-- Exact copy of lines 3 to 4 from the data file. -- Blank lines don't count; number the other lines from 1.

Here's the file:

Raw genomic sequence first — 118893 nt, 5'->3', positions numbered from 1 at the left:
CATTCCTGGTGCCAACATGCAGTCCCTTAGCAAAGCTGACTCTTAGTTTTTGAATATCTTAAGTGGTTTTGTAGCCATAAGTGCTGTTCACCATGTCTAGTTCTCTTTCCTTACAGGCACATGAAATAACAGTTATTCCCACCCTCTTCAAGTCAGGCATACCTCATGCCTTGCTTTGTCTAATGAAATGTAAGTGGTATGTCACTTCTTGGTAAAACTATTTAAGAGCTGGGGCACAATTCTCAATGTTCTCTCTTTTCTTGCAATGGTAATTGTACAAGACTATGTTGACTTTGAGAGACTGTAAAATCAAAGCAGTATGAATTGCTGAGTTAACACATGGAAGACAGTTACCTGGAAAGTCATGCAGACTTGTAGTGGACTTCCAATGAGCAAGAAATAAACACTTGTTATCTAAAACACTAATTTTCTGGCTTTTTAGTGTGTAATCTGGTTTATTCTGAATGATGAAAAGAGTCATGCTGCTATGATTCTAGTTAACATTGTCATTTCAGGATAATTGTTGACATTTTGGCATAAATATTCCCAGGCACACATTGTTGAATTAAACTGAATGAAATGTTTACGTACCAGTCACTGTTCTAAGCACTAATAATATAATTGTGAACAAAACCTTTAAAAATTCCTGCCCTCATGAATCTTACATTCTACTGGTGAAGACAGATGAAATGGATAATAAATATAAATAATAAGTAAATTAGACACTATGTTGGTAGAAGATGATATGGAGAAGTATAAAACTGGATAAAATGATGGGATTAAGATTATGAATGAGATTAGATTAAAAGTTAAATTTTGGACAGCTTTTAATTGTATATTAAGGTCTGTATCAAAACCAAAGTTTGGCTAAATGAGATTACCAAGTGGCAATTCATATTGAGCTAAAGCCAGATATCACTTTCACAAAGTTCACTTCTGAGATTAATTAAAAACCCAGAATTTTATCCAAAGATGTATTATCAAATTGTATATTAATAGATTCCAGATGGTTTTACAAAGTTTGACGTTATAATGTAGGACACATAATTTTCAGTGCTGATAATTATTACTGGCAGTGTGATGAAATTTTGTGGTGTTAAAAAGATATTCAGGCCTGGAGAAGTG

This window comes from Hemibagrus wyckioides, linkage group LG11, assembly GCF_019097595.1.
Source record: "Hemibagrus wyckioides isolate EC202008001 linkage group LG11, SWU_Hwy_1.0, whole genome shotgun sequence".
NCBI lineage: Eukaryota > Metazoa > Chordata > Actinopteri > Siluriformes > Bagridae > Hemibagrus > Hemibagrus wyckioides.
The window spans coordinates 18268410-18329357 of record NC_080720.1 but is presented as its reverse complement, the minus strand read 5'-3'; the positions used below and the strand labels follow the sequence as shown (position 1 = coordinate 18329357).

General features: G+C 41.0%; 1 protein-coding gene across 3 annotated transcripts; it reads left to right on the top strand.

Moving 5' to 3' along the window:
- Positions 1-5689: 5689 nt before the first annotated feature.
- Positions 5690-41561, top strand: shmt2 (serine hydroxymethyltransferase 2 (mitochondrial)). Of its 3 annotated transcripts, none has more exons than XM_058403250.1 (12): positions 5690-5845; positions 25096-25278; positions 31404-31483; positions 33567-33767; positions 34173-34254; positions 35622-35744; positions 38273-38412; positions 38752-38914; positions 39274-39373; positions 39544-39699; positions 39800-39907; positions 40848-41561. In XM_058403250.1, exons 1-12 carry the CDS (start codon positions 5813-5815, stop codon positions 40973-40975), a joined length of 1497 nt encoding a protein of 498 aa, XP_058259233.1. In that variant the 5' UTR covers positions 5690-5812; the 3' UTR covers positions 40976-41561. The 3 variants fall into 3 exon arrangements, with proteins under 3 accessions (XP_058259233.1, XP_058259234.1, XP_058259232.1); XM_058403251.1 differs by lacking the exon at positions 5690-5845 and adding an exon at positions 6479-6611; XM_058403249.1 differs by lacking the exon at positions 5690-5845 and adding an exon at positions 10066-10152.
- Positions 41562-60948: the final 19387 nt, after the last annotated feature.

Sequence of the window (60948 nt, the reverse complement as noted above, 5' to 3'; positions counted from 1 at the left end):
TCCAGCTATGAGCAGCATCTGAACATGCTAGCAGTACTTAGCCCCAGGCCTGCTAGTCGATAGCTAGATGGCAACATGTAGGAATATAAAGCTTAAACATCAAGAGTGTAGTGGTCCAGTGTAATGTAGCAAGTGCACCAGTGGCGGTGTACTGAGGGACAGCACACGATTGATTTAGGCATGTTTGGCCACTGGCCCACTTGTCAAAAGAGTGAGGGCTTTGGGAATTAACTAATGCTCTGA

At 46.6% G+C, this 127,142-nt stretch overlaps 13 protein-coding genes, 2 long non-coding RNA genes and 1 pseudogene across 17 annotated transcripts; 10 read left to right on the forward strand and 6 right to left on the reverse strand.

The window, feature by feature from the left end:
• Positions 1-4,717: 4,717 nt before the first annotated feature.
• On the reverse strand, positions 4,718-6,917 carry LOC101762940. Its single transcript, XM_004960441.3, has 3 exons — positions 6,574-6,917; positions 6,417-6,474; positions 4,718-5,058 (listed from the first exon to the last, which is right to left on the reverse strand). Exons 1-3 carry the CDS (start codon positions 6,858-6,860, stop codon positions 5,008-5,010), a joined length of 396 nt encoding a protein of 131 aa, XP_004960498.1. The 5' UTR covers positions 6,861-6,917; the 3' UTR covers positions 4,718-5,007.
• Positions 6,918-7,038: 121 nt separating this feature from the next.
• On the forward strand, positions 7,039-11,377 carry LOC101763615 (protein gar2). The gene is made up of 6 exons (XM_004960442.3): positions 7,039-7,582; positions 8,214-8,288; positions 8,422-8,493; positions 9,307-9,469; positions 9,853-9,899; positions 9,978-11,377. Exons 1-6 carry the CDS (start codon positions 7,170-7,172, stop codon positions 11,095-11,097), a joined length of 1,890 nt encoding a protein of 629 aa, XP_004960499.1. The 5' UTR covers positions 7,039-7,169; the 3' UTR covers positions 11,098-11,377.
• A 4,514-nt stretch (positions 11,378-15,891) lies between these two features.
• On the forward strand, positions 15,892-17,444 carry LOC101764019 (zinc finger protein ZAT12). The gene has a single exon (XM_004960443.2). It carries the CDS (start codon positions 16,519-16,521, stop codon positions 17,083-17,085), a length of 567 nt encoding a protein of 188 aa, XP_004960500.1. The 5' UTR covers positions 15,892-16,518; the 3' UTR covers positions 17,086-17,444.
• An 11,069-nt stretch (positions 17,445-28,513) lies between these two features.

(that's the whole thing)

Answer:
This window comes from Hemibagrus wyckioides, linkage group LG11, assembly GCF_019097595.1.
Source record: "Hemibagrus wyckioides isolate EC202008001 linkage group LG11, SWU_Hwy_1.0, whole genome shotgun sequence".